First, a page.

Then there was this little pandemic. About six days after I returned from my second maternity leave, all schools shut down. We had no idea what was going on. No one knew how long the shutdown would be. The whole world was stopped and waiting.
A few weeks later, we started virtual learning. I was creating assignments for all 30 students that were unique to their IEP goals. I zoomed with each one of them throughout the day, while I had a two year old and a newborn at home. It was a mess.
When we returned to school in the fall, we found out that we would be providing both in-person and virtual instruction, simultaneously. So now, not only was I teaching multiple grade levels at the same time but also some were over zoom. I had to figure out how to get students in and out of breakout rooms with my paraeducators while I still had a group in the main room all while there were actual students in my classroom.
This is where the stuff hit the fan. Now parents had a front row seat to see exactly how many students I was working with and how often their child was working with my paraeducators instead of me. This led to some very interesting IEP meetings to say the least.
I cried almost every day of that school year. I knew that I was burned out and that I wasn’t going to make it through another year. For teacher appreciation that year, the district gave us the very generous wrapped cheese danishes that they serve the students for breakfast. They didn’t even include the plastic apple juice cups as they had in previous years. As I choked down the danish, I knew I needed to make a drastic change.
By this time, I had started creating products to sell on Teachers Pay Teachers. Using my brain in a different way was a refreshing escape from the work I started to loathe. I would retreat to my laptop in the early hours of the morning and after the girls’ bedtime. It felt good to have something that was my own and didn’t make me feel like a terrible teacher. I spent so many hours that first year pouring energy into creating new resources and it felt great.
I was blessed with a student teacher that spring who was so excited to get into the classroom. She reminded me what it was like to have energy and motivation. It was such a wonderful experience. I got to know her supervisor really well throughout the semester. By the end, he asked me if I would be interested in being an adjunct professor. This is not something I had considered doing before, but I got excited at the idea of a new challenge.
A few interviews later and I accepted a position as an adjunct professor. I agreed to develop an online course over the summer and run it in the fall. Since it was an online course, I would only have to zoom one time a week, which felt manageable.
Around the same time, a colleague told me about a position opening in a different district. This was still a learning support position. My first thought was that I didn’t want to trade one crappy situation for another. I learned that this position was for just 2nd grade learning support. Hold the phone. One grade? I only have to teach one grade? Sign me up!
When I asked why there was an opening, I found out that the teacher was retiring. Now this may sound totally normal, but here is what I heard: someone stayed long enough to retire. In my time in special ed, I had seen countless teachers leave their classrooms and leave the profession because it just wasn’t sustainable. The idea of staying until retirement was revolutionary!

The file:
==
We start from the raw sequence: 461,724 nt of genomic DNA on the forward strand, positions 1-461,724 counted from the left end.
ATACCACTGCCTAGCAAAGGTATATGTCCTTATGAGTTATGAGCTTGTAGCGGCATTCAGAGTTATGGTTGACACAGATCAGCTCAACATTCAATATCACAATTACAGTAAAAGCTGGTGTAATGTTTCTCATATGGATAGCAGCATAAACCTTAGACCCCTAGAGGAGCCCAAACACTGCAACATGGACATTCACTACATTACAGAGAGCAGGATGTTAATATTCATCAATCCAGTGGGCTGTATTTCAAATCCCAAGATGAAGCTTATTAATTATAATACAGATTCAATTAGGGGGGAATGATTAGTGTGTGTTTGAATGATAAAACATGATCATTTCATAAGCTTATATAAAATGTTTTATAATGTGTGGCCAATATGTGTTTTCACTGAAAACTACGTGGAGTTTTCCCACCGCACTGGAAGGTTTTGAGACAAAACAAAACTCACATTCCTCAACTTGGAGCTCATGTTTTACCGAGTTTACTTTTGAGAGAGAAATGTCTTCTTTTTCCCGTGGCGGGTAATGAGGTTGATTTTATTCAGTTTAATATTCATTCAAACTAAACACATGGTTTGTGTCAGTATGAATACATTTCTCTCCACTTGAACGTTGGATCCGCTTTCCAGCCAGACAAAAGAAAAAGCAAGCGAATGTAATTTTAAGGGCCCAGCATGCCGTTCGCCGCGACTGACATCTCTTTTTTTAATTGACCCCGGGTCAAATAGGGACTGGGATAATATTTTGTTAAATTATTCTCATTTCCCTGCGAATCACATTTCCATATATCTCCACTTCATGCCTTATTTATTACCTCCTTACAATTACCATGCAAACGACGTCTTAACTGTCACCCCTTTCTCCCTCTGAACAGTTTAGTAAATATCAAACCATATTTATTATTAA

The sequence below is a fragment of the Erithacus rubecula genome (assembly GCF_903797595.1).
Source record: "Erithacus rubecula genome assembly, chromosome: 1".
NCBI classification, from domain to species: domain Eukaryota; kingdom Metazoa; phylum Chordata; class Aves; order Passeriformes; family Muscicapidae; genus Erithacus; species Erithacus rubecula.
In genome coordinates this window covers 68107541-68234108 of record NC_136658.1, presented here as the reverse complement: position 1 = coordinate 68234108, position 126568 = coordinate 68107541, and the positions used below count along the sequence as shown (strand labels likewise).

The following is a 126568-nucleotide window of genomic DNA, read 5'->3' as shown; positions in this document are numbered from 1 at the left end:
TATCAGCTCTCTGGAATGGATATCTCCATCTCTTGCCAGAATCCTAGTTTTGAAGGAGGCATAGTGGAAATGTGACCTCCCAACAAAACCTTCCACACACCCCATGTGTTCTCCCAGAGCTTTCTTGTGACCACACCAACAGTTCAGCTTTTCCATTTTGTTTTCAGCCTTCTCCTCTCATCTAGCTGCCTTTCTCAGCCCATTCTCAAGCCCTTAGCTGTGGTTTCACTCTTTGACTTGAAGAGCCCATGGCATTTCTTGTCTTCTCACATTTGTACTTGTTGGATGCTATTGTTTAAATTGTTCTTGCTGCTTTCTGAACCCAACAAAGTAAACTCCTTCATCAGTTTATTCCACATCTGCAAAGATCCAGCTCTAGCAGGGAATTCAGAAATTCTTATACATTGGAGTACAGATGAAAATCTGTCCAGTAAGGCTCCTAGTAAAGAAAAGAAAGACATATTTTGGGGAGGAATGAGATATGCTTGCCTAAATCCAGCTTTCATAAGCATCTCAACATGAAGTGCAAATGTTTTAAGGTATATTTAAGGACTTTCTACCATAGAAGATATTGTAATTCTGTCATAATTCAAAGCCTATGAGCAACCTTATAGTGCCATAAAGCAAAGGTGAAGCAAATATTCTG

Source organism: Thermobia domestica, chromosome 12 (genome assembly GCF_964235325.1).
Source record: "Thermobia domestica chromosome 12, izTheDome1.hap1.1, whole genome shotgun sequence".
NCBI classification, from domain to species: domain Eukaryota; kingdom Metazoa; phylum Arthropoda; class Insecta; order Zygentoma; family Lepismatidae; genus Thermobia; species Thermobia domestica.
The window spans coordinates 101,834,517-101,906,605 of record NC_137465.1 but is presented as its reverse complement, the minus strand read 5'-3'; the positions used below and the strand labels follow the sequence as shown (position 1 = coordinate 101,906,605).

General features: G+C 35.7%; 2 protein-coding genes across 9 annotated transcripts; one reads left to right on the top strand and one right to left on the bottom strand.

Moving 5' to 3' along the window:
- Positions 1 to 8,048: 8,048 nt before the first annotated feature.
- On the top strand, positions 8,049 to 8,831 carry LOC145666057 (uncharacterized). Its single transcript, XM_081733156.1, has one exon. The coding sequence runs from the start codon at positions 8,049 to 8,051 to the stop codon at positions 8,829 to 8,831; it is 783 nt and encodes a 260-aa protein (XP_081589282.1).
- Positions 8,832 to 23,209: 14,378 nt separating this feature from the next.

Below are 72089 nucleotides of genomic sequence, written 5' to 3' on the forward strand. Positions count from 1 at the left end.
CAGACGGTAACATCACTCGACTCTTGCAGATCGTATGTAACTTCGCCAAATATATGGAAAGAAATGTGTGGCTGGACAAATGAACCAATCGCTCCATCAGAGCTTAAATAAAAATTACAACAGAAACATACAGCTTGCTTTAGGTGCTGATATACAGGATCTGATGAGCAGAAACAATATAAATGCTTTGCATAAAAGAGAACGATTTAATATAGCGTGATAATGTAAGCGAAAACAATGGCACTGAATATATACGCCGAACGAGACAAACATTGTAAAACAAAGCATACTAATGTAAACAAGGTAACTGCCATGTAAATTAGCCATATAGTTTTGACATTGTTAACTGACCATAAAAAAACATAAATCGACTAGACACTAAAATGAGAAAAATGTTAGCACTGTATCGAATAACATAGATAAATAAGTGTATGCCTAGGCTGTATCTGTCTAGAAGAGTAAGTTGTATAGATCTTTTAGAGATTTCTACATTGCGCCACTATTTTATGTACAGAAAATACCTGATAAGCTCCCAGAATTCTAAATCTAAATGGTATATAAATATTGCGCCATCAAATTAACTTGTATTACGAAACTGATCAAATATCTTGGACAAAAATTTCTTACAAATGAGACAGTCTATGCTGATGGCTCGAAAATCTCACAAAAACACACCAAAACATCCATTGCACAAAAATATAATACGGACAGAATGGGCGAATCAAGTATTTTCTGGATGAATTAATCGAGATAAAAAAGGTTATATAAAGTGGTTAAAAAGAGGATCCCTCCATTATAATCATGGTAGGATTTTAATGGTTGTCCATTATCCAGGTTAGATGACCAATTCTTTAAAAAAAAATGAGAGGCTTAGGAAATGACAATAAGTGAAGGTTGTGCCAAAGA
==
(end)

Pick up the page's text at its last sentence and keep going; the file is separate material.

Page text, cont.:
It was nerve wracking to go through the interview process because I didn’t want my administration to know I was interviewing elsewhere and I didn’t want to get my hopes up. My husband reminded me that the worst case scenario was that nothing changes. I accepted the position the next week.
Grass is actually greener
Telling my principal I was leaving was terrifying. I was dreading it. We had many conversations over the years where I expressed how unhappy I was, but nothing ever changed. I was burnt out, taken advantage of, and taken for granted. Despite requesting a transfer into general ed for four years, I was never considered for the countless openings in my building.
When I finally got up the courage to tell her I was leaving, she cried. It was awkward. I kept thinking, “I clearly explained that I was unhappy, I gave options of how we could fix this situation so that I could actually meet the needs of students but nothing has changed.” This shouldn’t be a surprise. I remember exactly what she said, “The grass will not be greener.”
Well here I am, a year and a half after making that big change and you know what? The grass is greener because it has been watered. I work in a district that values teachers, recognizes that each child has unique talents and abilities, and cares deeply about having a productive partnership with parents and the community. When I met with the superintendent to accept my position, he really listened to me and welcomed me to the family. He meets with every single new hire personally, every teacher, paraeducator, bus driver and custodian because it is important that they understand that we are one big family who supports each other.
I will always be grateful for my time in my first district because it gave me so much experience. I don’t think I would have felt qualified to teach Master’s courses in special ed without the crazy experiences from my first position. My best selling products on Teachers Pay Teachers are ideas I had while working that first position. I know in my heart that I am a better teacher because I worked there.
More importantly, I know I am a better wife and a better mom because I recognized that something needed to change. I can show up better in the classroom each day because of this change. The quality of instruction I provide has improved so much because I narrowed my focus. I thank the Lord every day for His perfect timing.